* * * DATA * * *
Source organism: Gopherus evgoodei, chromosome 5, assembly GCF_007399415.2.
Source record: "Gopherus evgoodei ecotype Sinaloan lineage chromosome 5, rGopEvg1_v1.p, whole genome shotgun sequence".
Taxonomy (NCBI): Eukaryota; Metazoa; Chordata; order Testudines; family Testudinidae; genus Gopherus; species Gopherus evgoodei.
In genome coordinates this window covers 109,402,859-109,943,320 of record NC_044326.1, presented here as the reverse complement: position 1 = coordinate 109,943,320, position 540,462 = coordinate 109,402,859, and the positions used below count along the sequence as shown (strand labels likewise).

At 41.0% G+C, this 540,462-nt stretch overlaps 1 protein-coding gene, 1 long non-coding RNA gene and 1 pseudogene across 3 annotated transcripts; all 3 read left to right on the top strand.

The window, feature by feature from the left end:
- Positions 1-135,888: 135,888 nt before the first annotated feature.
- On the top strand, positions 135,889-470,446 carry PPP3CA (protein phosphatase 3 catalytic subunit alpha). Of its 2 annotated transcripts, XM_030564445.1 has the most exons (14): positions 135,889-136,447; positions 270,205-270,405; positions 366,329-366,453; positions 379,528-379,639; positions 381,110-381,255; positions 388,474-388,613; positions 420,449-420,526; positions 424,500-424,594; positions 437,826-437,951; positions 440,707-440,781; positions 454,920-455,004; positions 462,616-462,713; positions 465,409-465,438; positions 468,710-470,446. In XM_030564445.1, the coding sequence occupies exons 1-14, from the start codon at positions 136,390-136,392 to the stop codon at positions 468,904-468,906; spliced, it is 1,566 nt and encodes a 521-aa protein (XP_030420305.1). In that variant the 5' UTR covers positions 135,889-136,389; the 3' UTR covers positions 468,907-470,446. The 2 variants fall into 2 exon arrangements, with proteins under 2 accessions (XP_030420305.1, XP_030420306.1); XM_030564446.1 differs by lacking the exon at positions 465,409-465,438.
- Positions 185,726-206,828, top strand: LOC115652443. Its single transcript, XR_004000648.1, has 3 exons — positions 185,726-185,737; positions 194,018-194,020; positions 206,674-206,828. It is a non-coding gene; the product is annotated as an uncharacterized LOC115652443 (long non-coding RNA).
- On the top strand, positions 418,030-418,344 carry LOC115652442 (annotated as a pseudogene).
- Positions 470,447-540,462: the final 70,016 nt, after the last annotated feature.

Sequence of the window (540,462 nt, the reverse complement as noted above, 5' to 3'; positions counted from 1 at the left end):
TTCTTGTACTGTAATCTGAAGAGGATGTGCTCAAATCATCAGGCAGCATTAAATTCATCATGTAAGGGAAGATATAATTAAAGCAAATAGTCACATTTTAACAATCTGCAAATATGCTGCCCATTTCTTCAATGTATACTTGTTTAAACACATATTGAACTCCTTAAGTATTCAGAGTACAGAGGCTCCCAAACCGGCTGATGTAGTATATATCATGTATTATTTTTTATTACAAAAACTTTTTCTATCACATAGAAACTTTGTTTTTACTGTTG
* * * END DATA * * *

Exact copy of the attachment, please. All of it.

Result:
Source organism: Gopherus evgoodei, chromosome 5, assembly GCF_007399415.2.
Source record: "Gopherus evgoodei ecotype Sinaloan lineage chromosome 5, rGopEvg1_v1.p, whole genome shotgun sequence".
Taxonomy (NCBI): Eukaryota; Metazoa; Chordata; order Testudines; family Testudinidae; genus Gopherus; species Gopherus evgoodei.
In genome coordinates this window covers 109,402,859-109,943,320 of record NC_044326.1, presented here as the reverse complement: position 1 = coordinate 109,943,320, position 540,462 = coordinate 109,402,859, and the positions used below count along the sequence as shown (strand labels likewise).

At 41.0% G+C, this 540,462-nt stretch overlaps 1 protein-coding gene, 1 long non-coding RNA gene and 1 pseudogene across 3 annotated transcripts; all 3 read left to right on the top strand.

The window, feature by feature from the left end:
- Positions 1-135,888: 135,888 nt before the first annotated feature.
- On the top strand, positions 135,889-470,446 carry PPP3CA (protein phosphatase 3 catalytic subunit alpha). Of its 2 annotated transcripts, XM_030564445.1 has the most exons (14): positions 135,889-136,447; positions 270,205-270,405; positions 366,329-366,453; positions 379,528-379,639; positions 381,110-381,255; positions 388,474-388,613; positions 420,449-420,526; positions 424,500-424,594; positions 437,826-437,951; positions 440,707-440,781; positions 454,920-455,004; positions 462,616-462,713; positions 465,409-465,438; positions 468,710-470,446. In XM_030564445.1, the coding sequence occupies exons 1-14, from the start codon at positions 136,390-136,392 to the stop codon at positions 468,904-468,906; spliced, it is 1,566 nt and encodes a 521-aa protein (XP_030420305.1). In that variant the 5' UTR covers positions 135,889-136,389; the 3' UTR covers positions 468,907-470,446. The 2 variants fall into 2 exon arrangements, with proteins under 2 accessions (XP_030420305.1, XP_030420306.1); XM_030564446.1 differs by lacking the exon at positions 465,409-465,438.
- Positions 185,726-206,828, top strand: LOC115652443. Its single transcript, XR_004000648.1, has 3 exons — positions 185,726-185,737; positions 194,018-194,020; positions 206,674-206,828. It is a non-coding gene; the product is annotated as an uncharacterized LOC115652443 (long non-coding RNA).
- On the top strand, positions 418,030-418,344 carry LOC115652442 (annotated as a pseudogene).
- Positions 470,447-540,462: the final 70,016 nt, after the last annotated feature.

Sequence of the window (540,462 nt, the reverse complement as noted above, 5' to 3'; positions counted from 1 at the left end):
TTCTTGTACTGTAATCTGAAGAGGATGTGCTCAAATCATCAGGCAGCATTAAATTCATCATGTAAGGGAAGATATAATTAAAGCAAATAGTCACATTTTAACAATCTGCAAATATGCTGCCCATTTCTTCAATGTATACTTGTTTAAACACATATTGAACTCCTTAAGTATTCAGAGTACAGAGGCTCCCAAACCGGCTGATGTAGTATATATCATGTATTATTTTTTATTACAAAAACTTTTTCTATCACATAGAAACTTTGTTTTTACTGTTG